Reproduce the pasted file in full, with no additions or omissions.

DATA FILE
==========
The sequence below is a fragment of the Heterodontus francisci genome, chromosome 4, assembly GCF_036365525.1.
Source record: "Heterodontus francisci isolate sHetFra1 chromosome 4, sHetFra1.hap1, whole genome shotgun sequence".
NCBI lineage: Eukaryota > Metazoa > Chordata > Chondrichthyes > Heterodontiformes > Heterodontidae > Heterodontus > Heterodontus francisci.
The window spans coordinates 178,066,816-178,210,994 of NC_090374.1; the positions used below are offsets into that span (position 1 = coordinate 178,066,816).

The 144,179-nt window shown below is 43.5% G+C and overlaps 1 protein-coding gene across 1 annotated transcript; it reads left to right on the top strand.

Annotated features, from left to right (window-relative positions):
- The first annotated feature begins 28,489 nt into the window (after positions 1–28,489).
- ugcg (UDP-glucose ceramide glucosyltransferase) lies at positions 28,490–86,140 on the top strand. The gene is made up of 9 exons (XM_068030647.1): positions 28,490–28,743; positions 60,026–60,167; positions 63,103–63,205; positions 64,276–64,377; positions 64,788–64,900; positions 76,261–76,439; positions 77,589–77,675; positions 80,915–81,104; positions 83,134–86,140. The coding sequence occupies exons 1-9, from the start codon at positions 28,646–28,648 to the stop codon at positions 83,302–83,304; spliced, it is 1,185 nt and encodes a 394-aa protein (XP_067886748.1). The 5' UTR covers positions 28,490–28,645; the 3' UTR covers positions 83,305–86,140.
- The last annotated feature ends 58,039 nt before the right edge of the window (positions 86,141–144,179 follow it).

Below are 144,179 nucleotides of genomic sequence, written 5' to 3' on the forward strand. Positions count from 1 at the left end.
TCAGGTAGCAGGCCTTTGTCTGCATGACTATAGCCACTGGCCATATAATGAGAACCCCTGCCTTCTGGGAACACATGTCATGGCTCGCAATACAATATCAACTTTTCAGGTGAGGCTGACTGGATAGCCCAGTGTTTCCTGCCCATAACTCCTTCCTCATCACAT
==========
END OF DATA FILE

The sequence below is a fragment of the Heterodontus francisci genome, chromosome 4, assembly GCF_036365525.1.
Source record: "Heterodontus francisci isolate sHetFra1 chromosome 4, sHetFra1.hap1, whole genome shotgun sequence".
NCBI lineage: Eukaryota > Metazoa > Chordata > Chondrichthyes > Heterodontiformes > Heterodontidae > Heterodontus > Heterodontus francisci.
The window spans coordinates 178,066,816-178,210,994 of NC_090374.1; the positions used below are offsets into that span (position 1 = coordinate 178,066,816).

The 144,179-nt window shown below is 43.5% G+C and overlaps 1 protein-coding gene across 1 annotated transcript; it reads left to right on the top strand.

Annotated features, from left to right (window-relative positions):
- The first annotated feature begins 28,489 nt into the window (after positions 1–28,489).
- ugcg (UDP-glucose ceramide glucosyltransferase) lies at positions 28,490–86,140 on the top strand. The gene is made up of 9 exons (XM_068030647.1): positions 28,490–28,743; positions 60,026–60,167; positions 63,103–63,205; positions 64,276–64,377; positions 64,788–64,900; positions 76,261–76,439; positions 77,589–77,675; positions 80,915–81,104; positions 83,134–86,140. The coding sequence occupies exons 1-9, from the start codon at positions 28,646–28,648 to the stop codon at positions 83,302–83,304; spliced, it is 1,185 nt and encodes a 394-aa protein (XP_067886748.1). The 5' UTR covers positions 28,490–28,645; the 3' UTR covers positions 83,305–86,140.
- The last annotated feature ends 58,039 nt before the right edge of the window (positions 86,141–144,179 follow it).

Below are 144,179 nucleotides of genomic sequence, written 5' to 3' on the forward strand. Positions count from 1 at the left end.
TCAGGTAGCAGGCCTTTGTCTGCATGACTATAGCCACTGGCCATATAATGAGAACCCCTGCCTTCTGGGAACACATGTCATGGCTCGCAATACAATATCAACTTTTCAGGTGAGGCTGACTGGATAGCCCAGTGTTTCCTGCCCATAACTCCTTCCTCATCACAT